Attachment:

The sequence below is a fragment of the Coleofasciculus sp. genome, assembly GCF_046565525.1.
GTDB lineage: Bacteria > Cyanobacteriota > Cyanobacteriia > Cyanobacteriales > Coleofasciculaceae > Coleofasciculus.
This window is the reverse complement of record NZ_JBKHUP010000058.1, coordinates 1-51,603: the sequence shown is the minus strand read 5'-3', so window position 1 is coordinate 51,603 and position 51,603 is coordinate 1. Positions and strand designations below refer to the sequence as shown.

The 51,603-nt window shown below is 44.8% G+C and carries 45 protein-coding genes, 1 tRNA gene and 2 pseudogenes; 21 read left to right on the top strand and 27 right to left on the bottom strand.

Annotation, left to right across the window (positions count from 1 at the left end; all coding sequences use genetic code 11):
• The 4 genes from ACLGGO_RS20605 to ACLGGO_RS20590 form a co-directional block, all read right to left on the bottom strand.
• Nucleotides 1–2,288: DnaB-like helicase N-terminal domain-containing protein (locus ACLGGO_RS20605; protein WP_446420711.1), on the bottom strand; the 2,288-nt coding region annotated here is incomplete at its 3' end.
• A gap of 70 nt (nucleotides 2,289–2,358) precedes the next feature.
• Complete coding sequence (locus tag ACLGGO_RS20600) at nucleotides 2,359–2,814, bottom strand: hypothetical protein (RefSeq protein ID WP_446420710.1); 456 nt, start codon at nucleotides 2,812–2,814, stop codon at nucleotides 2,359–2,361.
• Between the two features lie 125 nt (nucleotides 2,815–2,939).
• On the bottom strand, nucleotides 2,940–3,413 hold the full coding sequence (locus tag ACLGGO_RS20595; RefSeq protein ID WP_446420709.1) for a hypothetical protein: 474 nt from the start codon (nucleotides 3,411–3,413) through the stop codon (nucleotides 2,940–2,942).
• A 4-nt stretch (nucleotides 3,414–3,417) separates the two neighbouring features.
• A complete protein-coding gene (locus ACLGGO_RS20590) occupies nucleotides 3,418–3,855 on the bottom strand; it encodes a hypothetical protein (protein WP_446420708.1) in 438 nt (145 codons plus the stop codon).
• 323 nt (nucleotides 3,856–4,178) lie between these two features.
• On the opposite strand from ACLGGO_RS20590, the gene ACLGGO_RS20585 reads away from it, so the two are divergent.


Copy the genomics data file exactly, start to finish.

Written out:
The sequence below is a fragment of the Coleofasciculus sp. genome, assembly GCF_046565525.1.
GTDB lineage: Bacteria > Cyanobacteriota > Cyanobacteriia > Cyanobacteriales > Coleofasciculaceae > Coleofasciculus.
This window is the reverse complement of record NZ_JBKHUP010000058.1, coordinates 1-51,603: the sequence shown is the minus strand read 5'-3', so window position 1 is coordinate 51,603 and position 51,603 is coordinate 1. Positions and strand designations below refer to the sequence as shown.

The 51,603-nt window shown below is 44.8% G+C and carries 45 protein-coding genes, 1 tRNA gene and 2 pseudogenes; 21 read left to right on the top strand and 27 right to left on the bottom strand.

Annotation, left to right across the window (positions count from 1 at the left end; all coding sequences use genetic code 11):
• The 4 genes from ACLGGO_RS20605 to ACLGGO_RS20590 form a co-directional block, all read right to left on the bottom strand.
• Nucleotides 1–2,288: DnaB-like helicase N-terminal domain-containing protein (locus ACLGGO_RS20605; protein WP_446420711.1), on the bottom strand; the 2,288-nt coding region annotated here is incomplete at its 3' end.
• A gap of 70 nt (nucleotides 2,289–2,358) precedes the next feature.
• Complete coding sequence (locus tag ACLGGO_RS20600) at nucleotides 2,359–2,814, bottom strand: hypothetical protein (RefSeq protein ID WP_446420710.1); 456 nt, start codon at nucleotides 2,812–2,814, stop codon at nucleotides 2,359–2,361.
• Between the two features lie 125 nt (nucleotides 2,815–2,939).
• On the bottom strand, nucleotides 2,940–3,413 hold the full coding sequence (locus tag ACLGGO_RS20595; RefSeq protein ID WP_446420709.1) for a hypothetical protein: 474 nt from the start codon (nucleotides 3,411–3,413) through the stop codon (nucleotides 2,940–2,942).
• A 4-nt stretch (nucleotides 3,414–3,417) separates the two neighbouring features.
• A complete protein-coding gene (locus ACLGGO_RS20590) occupies nucleotides 3,418–3,855 on the bottom strand; it encodes a hypothetical protein (protein WP_446420708.1) in 438 nt (145 codons plus the stop codon).
• 323 nt (nucleotides 3,856–4,178) lie between these two features.
• On the opposite strand from ACLGGO_RS20590, the gene ACLGGO_RS20585 reads away from it, so the two are divergent.